(Bloomberg) — Apple Inc.’s top executive in charge of the App Store floated the idea of cutting its fees a decade ago when the store reached $1 billion in profitability, according to evidence presented by Epic Games Inc. in its trial with the iPhone maker.
Phil Schiller, who runs the App Store and was previously Apple’s marketing chief, in 2011 asked Eddy Cue, the head of services, whether “we think our 70/30 split will last forever?” The question refers to the 30% cut Apple takes from developers for paid app downloads, in-app purchases, and subscriptions bought on apps within the store. In a July 2011 email, Schiller said he was a “staunch supporter” of the fee, but didn’t believe it would remain “unchanged forever.”
The 30% fee and the rules regarding in-app purchases are two of the central issues to Epic’s lawsuit against Apple, alleging the iPhone maker’s actions are anticompetitive and unfairly deprive Epic of revenue. The fight blew up in August when Epic added its own payment system to the popular game Fortnite for in-app purchases, circumventing Apple’s system and, therefore, its fees. Apple then removed the game app, cutting off access for more than 1 billion iPhone and iPad customers.
Schiller, in the email, suggested that if Apple were to eventually make a change to its fee structure, it should do so from a position of strength. “One thought,” he said, would be to adjust the fees once the App Store reached $1 billion per year in profit. He suggested a 25% or 20% fee if that would still generate the $1 billion in annual profit.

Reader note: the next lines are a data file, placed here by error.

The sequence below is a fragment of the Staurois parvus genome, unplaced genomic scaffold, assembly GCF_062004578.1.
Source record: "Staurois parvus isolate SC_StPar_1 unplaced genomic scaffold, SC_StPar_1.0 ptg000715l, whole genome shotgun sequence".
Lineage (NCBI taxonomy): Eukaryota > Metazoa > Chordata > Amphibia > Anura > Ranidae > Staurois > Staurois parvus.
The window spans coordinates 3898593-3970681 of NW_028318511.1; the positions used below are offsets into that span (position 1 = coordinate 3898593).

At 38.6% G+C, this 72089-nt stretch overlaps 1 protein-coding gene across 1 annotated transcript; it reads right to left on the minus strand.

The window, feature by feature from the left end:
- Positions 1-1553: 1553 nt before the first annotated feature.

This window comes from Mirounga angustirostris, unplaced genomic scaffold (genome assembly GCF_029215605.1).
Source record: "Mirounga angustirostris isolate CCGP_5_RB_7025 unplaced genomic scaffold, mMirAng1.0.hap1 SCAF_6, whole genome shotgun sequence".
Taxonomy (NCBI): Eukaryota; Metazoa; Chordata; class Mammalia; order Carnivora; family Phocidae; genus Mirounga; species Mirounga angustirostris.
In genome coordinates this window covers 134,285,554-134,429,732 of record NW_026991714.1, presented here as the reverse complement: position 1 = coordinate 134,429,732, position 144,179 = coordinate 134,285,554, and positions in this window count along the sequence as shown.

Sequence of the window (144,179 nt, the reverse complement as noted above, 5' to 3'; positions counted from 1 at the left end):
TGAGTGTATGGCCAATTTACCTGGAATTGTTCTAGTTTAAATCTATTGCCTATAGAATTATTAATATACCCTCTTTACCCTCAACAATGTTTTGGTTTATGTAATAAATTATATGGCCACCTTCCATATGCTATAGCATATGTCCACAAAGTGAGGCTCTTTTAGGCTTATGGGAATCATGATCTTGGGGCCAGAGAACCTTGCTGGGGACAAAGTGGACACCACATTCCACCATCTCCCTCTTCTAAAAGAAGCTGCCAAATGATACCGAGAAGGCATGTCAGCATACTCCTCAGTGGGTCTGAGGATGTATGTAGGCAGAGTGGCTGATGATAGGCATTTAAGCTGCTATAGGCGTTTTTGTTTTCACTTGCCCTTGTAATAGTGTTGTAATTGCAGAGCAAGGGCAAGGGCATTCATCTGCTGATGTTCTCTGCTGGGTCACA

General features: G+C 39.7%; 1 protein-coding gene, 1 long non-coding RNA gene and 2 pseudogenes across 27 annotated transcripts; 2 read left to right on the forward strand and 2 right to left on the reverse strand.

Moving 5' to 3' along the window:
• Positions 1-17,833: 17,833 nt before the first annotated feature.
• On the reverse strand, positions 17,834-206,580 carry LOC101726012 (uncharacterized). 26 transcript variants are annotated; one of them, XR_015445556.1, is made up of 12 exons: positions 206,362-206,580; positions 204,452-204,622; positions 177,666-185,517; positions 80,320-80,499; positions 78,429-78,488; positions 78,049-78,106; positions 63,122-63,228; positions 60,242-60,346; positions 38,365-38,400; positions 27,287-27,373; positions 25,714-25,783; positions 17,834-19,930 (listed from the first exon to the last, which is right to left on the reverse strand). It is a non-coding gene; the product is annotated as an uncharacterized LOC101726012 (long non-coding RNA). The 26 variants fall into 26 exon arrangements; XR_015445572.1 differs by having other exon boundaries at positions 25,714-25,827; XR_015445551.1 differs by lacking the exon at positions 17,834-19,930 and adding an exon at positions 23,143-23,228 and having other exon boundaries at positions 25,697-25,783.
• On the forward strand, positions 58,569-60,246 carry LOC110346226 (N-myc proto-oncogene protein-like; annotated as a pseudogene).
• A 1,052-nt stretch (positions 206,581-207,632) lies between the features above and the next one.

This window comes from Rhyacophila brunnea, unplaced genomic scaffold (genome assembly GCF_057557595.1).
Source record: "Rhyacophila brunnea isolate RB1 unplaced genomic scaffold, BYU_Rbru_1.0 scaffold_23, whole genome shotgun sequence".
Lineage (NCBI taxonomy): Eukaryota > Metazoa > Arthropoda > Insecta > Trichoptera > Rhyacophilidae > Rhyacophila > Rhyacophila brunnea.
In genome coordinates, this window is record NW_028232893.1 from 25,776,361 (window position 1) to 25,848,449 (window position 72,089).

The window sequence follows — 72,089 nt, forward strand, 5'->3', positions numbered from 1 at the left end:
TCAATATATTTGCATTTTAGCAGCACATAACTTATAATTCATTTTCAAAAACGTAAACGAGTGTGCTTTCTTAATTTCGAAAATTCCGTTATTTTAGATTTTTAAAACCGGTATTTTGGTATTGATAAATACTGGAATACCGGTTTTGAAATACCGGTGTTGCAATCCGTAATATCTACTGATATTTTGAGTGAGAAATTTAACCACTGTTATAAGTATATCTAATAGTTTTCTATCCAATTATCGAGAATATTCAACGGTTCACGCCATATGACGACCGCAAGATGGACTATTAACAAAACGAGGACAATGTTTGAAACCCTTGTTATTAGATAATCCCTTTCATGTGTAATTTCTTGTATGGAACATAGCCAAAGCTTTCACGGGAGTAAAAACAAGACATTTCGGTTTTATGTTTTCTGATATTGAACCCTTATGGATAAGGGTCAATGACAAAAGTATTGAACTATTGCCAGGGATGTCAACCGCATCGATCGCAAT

“I know that this is controversial, I just tee it up as another way to look at the size of the business, what we want to achieve, and how we stay competitive,” Schiller wrote in the email presented Monday during the trial.
Apple, responding to the email, said Schiller didn’t say in 2011 whether the App Store made $1 billion in profit and and there is no indication the fee structure is tied to the profit produced by the App Store.
Apple tweaked its App Store fees in 2016, reducing its commission from 30% to 15% for the second year of users who subscribe to a service. Late last year, Apple started a program to cut fees from 30% to 15% for developers who generated $1 million or less in the previous calendar year. Still, the 30% level remains in some cases, including for developers like Epic who make more than $1 million a year.
The App Store is considered profitable at a rate of well over $1 billion per year. An Epic expert witness calculated that Apple’s profit margin is about 80% for the App Store. Analyst Sensor Tower estimates the App Store generated $22 billion in commissions last year for Apple before its profit margin.
The case is Epic Games Inc. v. Apple Inc., 20-cv-05640, U.S. District Court, Northern District of California (Oakland).